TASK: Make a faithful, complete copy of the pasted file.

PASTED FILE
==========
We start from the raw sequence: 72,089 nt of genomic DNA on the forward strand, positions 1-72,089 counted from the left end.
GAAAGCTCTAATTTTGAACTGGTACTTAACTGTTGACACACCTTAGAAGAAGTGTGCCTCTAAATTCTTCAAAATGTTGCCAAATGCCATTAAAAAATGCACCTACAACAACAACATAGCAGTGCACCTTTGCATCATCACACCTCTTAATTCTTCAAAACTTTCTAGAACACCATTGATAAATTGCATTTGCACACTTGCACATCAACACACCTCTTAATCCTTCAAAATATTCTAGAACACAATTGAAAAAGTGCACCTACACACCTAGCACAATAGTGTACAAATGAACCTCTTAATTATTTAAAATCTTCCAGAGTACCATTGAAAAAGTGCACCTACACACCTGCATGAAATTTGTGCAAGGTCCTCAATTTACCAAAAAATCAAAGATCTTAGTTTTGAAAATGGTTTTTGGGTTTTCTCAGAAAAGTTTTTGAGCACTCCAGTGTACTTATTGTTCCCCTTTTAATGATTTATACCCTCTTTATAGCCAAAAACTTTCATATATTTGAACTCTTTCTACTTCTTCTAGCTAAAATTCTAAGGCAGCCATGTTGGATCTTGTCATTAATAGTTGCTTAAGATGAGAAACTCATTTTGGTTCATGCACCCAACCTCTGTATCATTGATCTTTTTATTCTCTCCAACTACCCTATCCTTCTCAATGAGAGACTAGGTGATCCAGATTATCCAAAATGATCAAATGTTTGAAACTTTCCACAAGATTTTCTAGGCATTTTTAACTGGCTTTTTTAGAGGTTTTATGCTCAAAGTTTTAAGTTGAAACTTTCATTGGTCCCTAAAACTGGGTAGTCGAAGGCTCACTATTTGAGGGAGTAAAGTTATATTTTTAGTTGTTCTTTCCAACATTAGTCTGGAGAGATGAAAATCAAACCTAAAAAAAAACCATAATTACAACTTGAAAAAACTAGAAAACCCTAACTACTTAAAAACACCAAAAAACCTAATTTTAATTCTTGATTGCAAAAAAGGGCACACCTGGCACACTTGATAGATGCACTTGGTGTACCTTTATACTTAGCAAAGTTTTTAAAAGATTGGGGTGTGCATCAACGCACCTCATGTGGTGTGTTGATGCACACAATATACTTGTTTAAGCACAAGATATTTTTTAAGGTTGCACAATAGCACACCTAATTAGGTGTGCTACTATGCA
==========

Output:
We start from the raw sequence: 72,089 nt of genomic DNA on the forward strand, positions 1-72,089 counted from the left end.
GAAAGCTCTAATTTTGAACTGGTACTTAACTGTTGACACACCTTAGAAGAAGTGTGCCTCTAAATTCTTCAAAATGTTGCCAAATGCCATTAAAAAATGCACCTACAACAACAACATAGCAGTGCACCTTTGCATCATCACACCTCTTAATTCTTCAAAACTTTCTAGAACACCATTGATAAATTGCATTTGCACACTTGCACATCAACACACCTCTTAATCCTTCAAAATATTCTAGAACACAATTGAAAAAGTGCACCTACACACCTAGCACAATAGTGTACAAATGAACCTCTTAATTATTTAAAATCTTCCAGAGTACCATTGAAAAAGTGCACCTACACACCTGCATGAAATTTGTGCAAGGTCCTCAATTTACCAAAAAATCAAAGATCTTAGTTTTGAAAATGGTTTTTGGGTTTTCTCAGAAAAGTTTTTGAGCACTCCAGTGTACTTATTGTTCCCCTTTTAATGATTTATACCCTCTTTATAGCCAAAAACTTTCATATATTTGAACTCTTTCTACTTCTTCTAGCTAAAATTCTAAGGCAGCCATGTTGGATCTTGTCATTAATAGTTGCTTAAGATGAGAAACTCATTTTGGTTCATGCACCCAACCTCTGTATCATTGATCTTTTTATTCTCTCCAACTACCCTATCCTTCTCAATGAGAGACTAGGTGATCCAGATTATCCAAAATGATCAAATGTTTGAAACTTTCCACAAGATTTTCTAGGCATTTTTAACTGGCTTTTTTAGAGGTTTTATGCTCAAAGTTTTAAGTTGAAACTTTCATTGGTCCCTAAAACTGGGTAGTCGAAGGCTCACTATTTGAGGGAGTAAAGTTATATTTTTAGTTGTTCTTTCCAACATTAGTCTGGAGAGATGAAAATCAAACCTAAAAAAAAACCATAATTACAACTTGAAAAAACTAGAAAACCCTAACTACTTAAAAACACCAAAAAACCTAATTTTAATTCTTGATTGCAAAAAAGGGCACACCTGGCACACTTGATAGATGCACTTGGTGTACCTTTATACTTAGCAAAGTTTTTAAAAGATTGGGGTGTGCATCAACGCACCTCATGTGGTGTGTTGATGCACACAATATACTTGTTTAAGCACAAGATATTTTTTAAGGTTGCACAATAGCACACCTAATTAGGTGTGCTACTATGCA